How to do Civics, America and Economic Development Right
Teaching America: The Case for Civic Education
Edited by David Feith. Rowman and Littlefield Education. 2011.
Does anyone remember what they learned in civics class? Not that old bromide about being a good citizen, but an actual fact, or a lesson that stood out. Do you even remember what is in the Bill of Rights? (Polls show virtually no one does). Civics is mainly a blur of boring social studies textbooks with pictures of dead, white men in powdered wigs. Somewhere along the line we picked up that we have a responsibility to the state and the state has a responsibility to us, what the philosopher Thomas Hobbes called the “social contract.” But was that in civics class?
Apparently the education establishment can’t remember either. Nowadays, civics has been collapsed into social studies, which covers history, culture, humanities, sociology, geography, economics, religion and anthropology, to name a few. In short, social studies is the catch-all for anything that’s not the 3Rs.
And that is precisely the problem the high-profile contributors to this book of essays would like to rectify. We are becoming a nation of civic illiterates. Students don’t know what makes America America. They don’t know their rights or their responsibilities. Their disengagement and disillusionment with government and institutions begins early, because they are no longer taught what it means to be a citizen of the United States.
Writers as diverse as retired Supreme Court Justice Sandra Day O’Connor, U.S. Sen. Bob Graham and commentator Juan Williams declare their concerns to this case for civic education. Without an educated and informed citizenry, democracy falls apart.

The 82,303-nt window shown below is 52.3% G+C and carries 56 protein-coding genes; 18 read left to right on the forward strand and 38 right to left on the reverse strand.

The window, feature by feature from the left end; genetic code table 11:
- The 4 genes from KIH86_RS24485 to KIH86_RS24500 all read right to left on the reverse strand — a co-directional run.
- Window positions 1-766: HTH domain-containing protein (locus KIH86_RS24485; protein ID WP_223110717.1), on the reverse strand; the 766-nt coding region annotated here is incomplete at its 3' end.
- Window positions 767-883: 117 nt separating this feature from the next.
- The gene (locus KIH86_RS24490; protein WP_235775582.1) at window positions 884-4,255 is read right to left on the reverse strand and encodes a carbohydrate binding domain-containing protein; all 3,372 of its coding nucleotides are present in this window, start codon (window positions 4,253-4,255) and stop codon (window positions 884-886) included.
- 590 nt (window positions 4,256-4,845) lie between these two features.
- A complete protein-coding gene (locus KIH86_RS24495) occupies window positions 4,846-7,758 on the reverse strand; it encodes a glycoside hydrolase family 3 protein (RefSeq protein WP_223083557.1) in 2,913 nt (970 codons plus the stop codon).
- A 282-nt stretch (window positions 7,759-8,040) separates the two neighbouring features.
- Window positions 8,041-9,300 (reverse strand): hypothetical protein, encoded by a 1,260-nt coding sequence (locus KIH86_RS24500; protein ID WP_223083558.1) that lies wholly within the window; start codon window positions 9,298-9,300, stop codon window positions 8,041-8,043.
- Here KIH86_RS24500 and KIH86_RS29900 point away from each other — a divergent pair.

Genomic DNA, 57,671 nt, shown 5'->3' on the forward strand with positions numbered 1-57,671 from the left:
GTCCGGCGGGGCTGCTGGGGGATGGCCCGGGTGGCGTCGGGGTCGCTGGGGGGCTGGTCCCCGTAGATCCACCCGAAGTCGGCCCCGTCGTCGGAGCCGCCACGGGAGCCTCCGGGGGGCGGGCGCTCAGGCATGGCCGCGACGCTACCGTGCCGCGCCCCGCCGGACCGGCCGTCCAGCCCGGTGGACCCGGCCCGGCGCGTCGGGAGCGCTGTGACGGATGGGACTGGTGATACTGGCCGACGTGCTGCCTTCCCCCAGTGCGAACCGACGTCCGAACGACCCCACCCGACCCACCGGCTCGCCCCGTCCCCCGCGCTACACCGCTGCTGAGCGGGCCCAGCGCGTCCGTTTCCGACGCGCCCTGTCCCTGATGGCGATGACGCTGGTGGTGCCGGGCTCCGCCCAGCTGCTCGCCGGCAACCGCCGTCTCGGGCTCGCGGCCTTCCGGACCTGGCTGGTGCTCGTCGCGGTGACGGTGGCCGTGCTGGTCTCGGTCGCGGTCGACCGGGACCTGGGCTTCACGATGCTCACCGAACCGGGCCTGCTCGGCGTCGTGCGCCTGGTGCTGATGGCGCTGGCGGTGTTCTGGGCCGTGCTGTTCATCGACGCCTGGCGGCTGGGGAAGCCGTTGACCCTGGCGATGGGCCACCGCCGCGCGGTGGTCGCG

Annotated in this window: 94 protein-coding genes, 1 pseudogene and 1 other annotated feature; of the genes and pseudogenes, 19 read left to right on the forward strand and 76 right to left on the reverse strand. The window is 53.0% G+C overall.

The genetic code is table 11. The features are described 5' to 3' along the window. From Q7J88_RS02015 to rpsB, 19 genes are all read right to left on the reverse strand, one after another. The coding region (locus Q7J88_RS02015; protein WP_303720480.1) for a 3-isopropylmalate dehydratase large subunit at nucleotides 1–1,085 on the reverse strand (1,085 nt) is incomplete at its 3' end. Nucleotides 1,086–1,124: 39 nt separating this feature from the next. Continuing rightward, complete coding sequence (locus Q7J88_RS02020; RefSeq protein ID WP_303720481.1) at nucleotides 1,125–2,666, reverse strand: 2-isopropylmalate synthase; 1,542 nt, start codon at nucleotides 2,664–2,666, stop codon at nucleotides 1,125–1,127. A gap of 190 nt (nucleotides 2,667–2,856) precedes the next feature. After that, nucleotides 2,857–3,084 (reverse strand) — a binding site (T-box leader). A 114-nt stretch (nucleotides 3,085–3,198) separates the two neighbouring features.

The book is bogged down with a lot of footnotes and some of the deadly writing that made our eyes glaze over in the fifth grade, and still does. “Republicanism entails a commonality principle pointing to the public (or common) good; liberalism entails an individuality principle …” Huh? But it is also full of great ideas for what to do, how to make civics an interesting, vital part of education and thereby foster “virtuous cycles of civic engagement, academic and economic success, and social consciousness in American public schools.”
Several of the contributors have founded charter schools and achieved remarkable success in involving even the most jaded students in civic life. The key to this, they say, is to get students out of the classroom, take them to polling stations on Election Day, on field trips to all sorts of government bodies. Set up debates and have them testify on behalf of better schools. Have students register voters and hold mock elections. Most importantly, they say, civics must not be dumbed down or rendered dull.
Seth Andrew, founder of four Democracy Prep Charter Schools in New York City’s Harlem neighborhood, one of them the top performing middle school in the city, says that to make civics exciting and meaningful, teachers must “embrace controversy, engage with the street, encourage debate, protest loud and proud and facilitate authentic civic opportunities whenever possible.” Sounds like democracy in action—and no civics class I ever took.
by Peter H. Diamandis and Steven Kotler. Free Press. 2012.